Operational hazards
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Operational Hazards. The overall objective for this module is that the participants will recognize general safety hazards and safe work practices related to fixed facility work. Overview. Common safety hazards Safe work practices Preventing and treating heat and cold stress

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Operational hazards

Operational Hazards

The overall objective for this module is that the participants will recognize general safety hazards and safe work practices related to fixed facility work


Overview

Overview

  • Common safety hazards

  • Safe work practices

  • Preventing and treating heat and cold stress

  • Proper lifting and handling

  • Confined space procedures


Expectations

Expectations

  • Define a general safety hazard

  • Identify general methods to prevent accidents

  • Recognize general safety-hazard categories and related precautions

  • Identify symptoms and prevention measures for heat stress and cold stress


Expectations1

Expectations

  • Recognize biological hazards

  • Recognize ergonomic hazards

  • Identify general precautions for confined space work

  • Identify potential fire hazards and fire prevention strategies


What is an operational hazard

What is an Operational Hazard?


Operational hazard

Operational Hazard

  • Anything on or around a work site which may compromise worker safety or health if appropriate control measures are not implemented


Prevention of accidents

Prevention of Accidents

  • Aware of changing conditions

  • Take initiative to correct potential safety hazards

  • Understand the task

  • Watch for weather conditions, wind direction and unusual odors


Ten common causes of accidents

Ten Common Causes of Accidents

  • Poor instructions

  • Poor planning

  • Improper design

  • Improper equipment provided or

    used

  • Failure to follow instructions


Ten common causes of accidents1

Ten Common Causes of Accidents

  • Neglect or improper use of equipment

  • Faulty equipment

  • Untrained personnel

  • Uncooperative personnel

  • Uncontrollable or unexpected outside agents (e.g., weather or sudden illness)


Operational hazards

Death

Death

Lost Time

Injury

Reportable Injury

Minor Injuries

Near Misses

Conditions

Acts

Action

of

Others

Knowledge

Maintenance

Motivation

Design

Ability


Operational hazards

Site Hazards

Heavy Equipment

Small Power Tools and Equipment

Hand Tools

Lifting and Carrying

Compressed Gas Cylinders

Electrical Hazards


Operational hazards

Lifting Safely

Back injuries are the Nation’s

#1

Workplace Safety Problem


Lifting safely

Lifting Safely

  • Preparing to Lift

    • Clear obstacles away

    • Heft to check weight

  • Performing the Lift

    • Square with object

    • Balance

    • Squat, bend knees, grip object, tighten abdomen

      USE YOUR LEGS


Safe lifting tips

Safe Lifting Tips

  • Don’t life objects over your head

  • Don’t twist

  • Pace yourself

  • Don’t reach over an obstacle

  • Follow your workplace safety guidelines


Common site hazards

Common Site Hazards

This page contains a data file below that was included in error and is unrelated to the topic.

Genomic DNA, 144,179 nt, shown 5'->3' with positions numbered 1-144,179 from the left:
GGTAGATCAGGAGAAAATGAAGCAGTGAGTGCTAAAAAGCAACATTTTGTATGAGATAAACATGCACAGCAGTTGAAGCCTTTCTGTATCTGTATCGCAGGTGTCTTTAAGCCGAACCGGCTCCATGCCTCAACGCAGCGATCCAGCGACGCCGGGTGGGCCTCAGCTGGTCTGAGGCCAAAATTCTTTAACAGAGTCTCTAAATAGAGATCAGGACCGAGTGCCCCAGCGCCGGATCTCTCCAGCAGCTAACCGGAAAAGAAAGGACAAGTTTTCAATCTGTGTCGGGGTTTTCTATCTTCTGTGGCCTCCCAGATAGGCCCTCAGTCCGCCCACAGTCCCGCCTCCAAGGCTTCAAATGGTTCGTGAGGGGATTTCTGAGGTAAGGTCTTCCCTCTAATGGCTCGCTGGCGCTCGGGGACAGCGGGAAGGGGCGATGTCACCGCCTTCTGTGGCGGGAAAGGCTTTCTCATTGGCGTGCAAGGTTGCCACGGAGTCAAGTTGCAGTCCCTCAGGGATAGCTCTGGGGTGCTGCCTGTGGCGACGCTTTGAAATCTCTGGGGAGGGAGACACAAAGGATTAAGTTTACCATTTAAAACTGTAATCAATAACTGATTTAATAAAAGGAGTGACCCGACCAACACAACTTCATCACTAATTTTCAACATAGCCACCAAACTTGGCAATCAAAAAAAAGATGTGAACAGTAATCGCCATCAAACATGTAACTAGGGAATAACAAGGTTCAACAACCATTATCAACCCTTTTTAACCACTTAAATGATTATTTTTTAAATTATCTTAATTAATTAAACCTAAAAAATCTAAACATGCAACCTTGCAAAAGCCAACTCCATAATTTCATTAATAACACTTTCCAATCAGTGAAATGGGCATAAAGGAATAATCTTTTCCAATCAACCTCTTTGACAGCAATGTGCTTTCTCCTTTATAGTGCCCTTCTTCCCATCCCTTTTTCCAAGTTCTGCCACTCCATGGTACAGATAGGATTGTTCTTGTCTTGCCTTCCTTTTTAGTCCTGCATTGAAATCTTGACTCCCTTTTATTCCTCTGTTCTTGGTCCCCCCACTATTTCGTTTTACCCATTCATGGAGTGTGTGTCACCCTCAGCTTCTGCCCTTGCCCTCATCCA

• Heat stress

  • Cold stress

  • Biological hazards

  • Confined spaces


Heat stress

Heat Stress

  • Occurswithin 15 minutes

  • Factors to consider:

    • Poses serious health threats

    • Environmental conditions (including air temperature and humidity)

    • Clothing

    • Workload

    • Individual worker characteristics


Forms of heat stress

Forms of Heat Stress

  • Heat Syncope

  • Heat Cramps

  • Heat Exhaustion

  • Heat Stroke

  • Heat Rash

  • Transient Heat Fatigue


Heat syncope

Heat Syncope

  • Fainting

  • Frequently occurs when a worker is not acclimated to hot environments


Heat cramps

Heat Cramps

  • Caused by excessive loss of salt during sweating

  • Symptoms

    • Muscle spasms in the extremities, abdomen, or back


Heat cramps1

Heat Cramps

  • Treatment

    • Massaging the cramped muscles

    • Replenishing the victim’s water and electrolytes


Heat exhaustion

Heat Exhaustion

  • Victim suffers from a severe lack of fluids and salts

  • Symptoms

    • Pale or flushed skin

    • Moist skin

    • Headache

    • Fatigue

    • Nausea

    • Normal or slightly elevated temperature

    • Profuse sweating


Heat exhaustion1

Heat Exhaustion

  • Treatment

    • Victim must rest in a cool place

    • Drink water


Heat stroke

Heat Stroke

  • Most severe form of heat stress

  • Caused by a failure of the body’s temperature regulation mechanism


Heat stroke1

Heat Stroke

  • Symptoms

    • Absence or reduction of sweating

    • Elevated body temperature

    • Skin is red, hot, and dry

    • Dizziness

    • Nausea,

    • Confusion

  • Treatment

    • Medical attention as soon as possible


Heat rash

Heat Rash

  • Prickly heat and transpires in a hot, humid environment where sweat is unable to evaporate

  • Prevention

    • Worker must periodically rest in a cool place

    • Skin must be bathed regularly and kept as dry as possible


Transient heat fatigue

Transient Heat Fatigue

  • Causes temporary discomfort accompanied by mental and/or psychological strain, which affects task performance, coordination, and alertness

  • Treatment

    • Lessened by gradual adjustment to heat conditions